The woman called a real estate agent looking to rent an apartment, and indicated that she uses a wheelchair. Despite promising to call her back about prospects, the agent never did.
Another person without a disability called the same agent and was shown an apartment.
A man who is blind called an agent about renting a unit in a three-family, owner-occupied building. The agent asked if the man had pets, and he acknowledged using a guide dog. The agent said the owner lived below the available apartment, and the guide dog “would drive her crazy.” The man did not get the apartment.
Disability duty comes into force December 5, 2006Posted by C.A.R.D in Card, Citizens Against Racism and Discrimination, Disabled, Discriminate, Discrimination.
A new duty for public bodies to promote the rights of disabled people has come into effect.
UK – The Disability Equality Duty (DED) will affect around 45,000 bodies in the way they plan and deliver services to the UK’s 10m disabled people.
Bodies including the NHS, local councils and government departments will have to publish a plan showing how they intend to meet their obligations.
Work and Pensions Secretary John Hutton described the DED as “ground-breaking”.
The duty is similar to the race equality duty introduced in April 2001.
Mr Hutton said it was a step on the route to the government’s vision of achieving equality for disabled people by 2025.
“Discrimination of any sort is unacceptable, yet the truth is that many disabled people still face barriers in all walks of life which prevent them from reaching their full potential,” he said.
From now on public bodies will have to take account of disability from policy formulation to the way services are delivered and publish a plan, called a disability equality scheme, showing how they intend to do it.
The Disability Rights Commission (DRC) says that it has been pressing for the introduction of the DED since 2000.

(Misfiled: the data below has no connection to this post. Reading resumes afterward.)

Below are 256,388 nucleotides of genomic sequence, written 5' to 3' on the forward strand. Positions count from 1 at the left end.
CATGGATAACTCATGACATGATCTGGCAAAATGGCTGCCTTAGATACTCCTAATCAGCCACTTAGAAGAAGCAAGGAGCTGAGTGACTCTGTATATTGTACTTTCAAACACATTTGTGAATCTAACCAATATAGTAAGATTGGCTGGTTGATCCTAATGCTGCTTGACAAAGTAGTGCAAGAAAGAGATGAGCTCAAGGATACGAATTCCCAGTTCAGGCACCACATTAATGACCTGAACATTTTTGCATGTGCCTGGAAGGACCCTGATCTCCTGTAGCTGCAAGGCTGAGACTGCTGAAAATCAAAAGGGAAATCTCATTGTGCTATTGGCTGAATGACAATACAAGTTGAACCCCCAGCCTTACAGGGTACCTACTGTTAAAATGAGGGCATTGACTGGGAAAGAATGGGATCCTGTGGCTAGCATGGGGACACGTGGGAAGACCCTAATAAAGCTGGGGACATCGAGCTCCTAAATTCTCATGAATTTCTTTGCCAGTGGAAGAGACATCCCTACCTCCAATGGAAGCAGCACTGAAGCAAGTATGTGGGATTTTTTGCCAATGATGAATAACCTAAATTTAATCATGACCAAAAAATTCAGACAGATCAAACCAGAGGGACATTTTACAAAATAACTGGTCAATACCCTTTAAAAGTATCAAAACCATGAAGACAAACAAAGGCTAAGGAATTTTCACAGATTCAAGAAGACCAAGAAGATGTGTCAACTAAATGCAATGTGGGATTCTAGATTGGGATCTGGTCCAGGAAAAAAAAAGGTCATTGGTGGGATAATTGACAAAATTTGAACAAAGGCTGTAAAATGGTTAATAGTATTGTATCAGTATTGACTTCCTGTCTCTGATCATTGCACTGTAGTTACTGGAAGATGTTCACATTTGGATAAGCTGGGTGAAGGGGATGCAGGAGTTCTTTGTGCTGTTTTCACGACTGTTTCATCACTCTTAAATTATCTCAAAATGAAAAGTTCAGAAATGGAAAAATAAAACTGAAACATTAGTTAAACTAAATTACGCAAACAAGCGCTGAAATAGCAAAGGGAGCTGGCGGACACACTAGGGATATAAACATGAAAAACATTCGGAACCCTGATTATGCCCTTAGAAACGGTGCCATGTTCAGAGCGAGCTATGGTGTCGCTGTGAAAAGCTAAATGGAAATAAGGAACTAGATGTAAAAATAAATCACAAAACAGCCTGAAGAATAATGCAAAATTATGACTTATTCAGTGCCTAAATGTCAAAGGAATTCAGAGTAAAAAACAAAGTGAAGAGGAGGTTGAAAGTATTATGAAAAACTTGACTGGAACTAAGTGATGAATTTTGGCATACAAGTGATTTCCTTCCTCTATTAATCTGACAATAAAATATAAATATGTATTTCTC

Disabling discrimination December 3, 2006Posted by C.A.R.D in Card, Disabled, Discriminate, Discrimination, Lawsuit.
IT’S HARD to believe that 16 years after passage of the Americans with Disabilities Act, bus drivers in New Jersey may be refusing to allow blind people to board because of their guide dogs.
Or that bus operators may be deliberately speeding past wheelchair-bound commuters waiting at transit stops. Or that train conductors may be forcibly lifting wheelchair-bound riders out of trains rather than taking the trouble to lower bridge plates that allow disabled persons to exit with dignity.
But that is all happening, according to lawsuits filed this week by three disabled New Jersey residents. The claims of mistreatment and ¬discrimination are backed up |by a videotape taken this summer by a public inter-est group that ¬followed disabled riders for two days.
The accounts are troubling. In one, a woman who is legally blind was trying to catch a bus on a main thoroughfare in Hudson County. Two bus drivers stopped but wouldn’t let the woman board because she was accompanied by a service dog. The woman then walked to another street to catch an NJ Transit jitney van. Five jitneys passed without stopping, and a sixth refused the woman access because of her dog, according to the lawsuit. In all, she waited 2½ hours and eventually had to pay to take a |cab home.
National Federation of the Blind files lawsuit against Target over discriminatory website November 7, 2006Posted by C.A.R.D in Card, Citizens Against Racism and Discrimination, Disabled, Discriminate, Discrimination, Lawsuit, Race, Religion.
Bruce Sexton is blind. He would like to shop on Target’s website, but says he can’t “read” it. He says the site lacks certain coding — found on many other websites — that would activate software to allow blind computer users to hear audio descriptions of what is on Internet pages.